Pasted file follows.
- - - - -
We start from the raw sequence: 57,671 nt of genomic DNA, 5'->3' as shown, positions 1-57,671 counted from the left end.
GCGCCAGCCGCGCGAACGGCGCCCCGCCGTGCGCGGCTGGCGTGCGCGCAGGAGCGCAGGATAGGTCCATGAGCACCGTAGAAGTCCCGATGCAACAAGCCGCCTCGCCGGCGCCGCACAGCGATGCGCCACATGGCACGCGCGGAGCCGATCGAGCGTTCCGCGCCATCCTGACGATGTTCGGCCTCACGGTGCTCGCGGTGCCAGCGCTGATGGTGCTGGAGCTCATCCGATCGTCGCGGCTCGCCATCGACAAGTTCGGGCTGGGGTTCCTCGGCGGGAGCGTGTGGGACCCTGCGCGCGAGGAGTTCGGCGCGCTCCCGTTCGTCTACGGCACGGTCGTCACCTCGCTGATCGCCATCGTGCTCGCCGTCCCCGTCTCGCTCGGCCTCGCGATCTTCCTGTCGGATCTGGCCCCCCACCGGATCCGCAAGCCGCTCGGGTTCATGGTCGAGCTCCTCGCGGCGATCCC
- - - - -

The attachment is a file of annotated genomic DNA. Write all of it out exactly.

We start from the raw sequence: 57,671 nt of genomic DNA, 5'->3' as shown, positions 1-57,671 counted from the left end.
GCGCCAGCCGCGCGAACGGCGCCCCGCCGTGCGCGGCTGGCGTGCGCGCAGGAGCGCAGGATAGGTCCATGAGCACCGTAGAAGTCCCGATGCAACAAGCCGCCTCGCCGGCGCCGCACAGCGATGCGCCACATGGCACGCGCGGAGCCGATCGAGCGTTCCGCGCCATCCTGACGATGTTCGGCCTCACGGTGCTCGCGGTGCCAGCGCTGATGGTGCTGGAGCTCATCCGATCGTCGCGGCTCGCCATCGACAAGTTCGGGCTGGGGTTCCTCGGCGGGAGCGTGTGGGACCCTGCGCGCGAGGAGTTCGGCGCGCTCCCGTTCGTCTACGGCACGGTCGTCACCTCGCTGATCGCCATCGTGCTCGCCGTCCCCGTCTCGCTCGGCCTCGCGATCTTCCTGTCGGATCTGGCCCCCCACCGGATCCGCAAGCCGCTCGGGTTCATGGTCGAGCTCCTCGCGGCGATCCC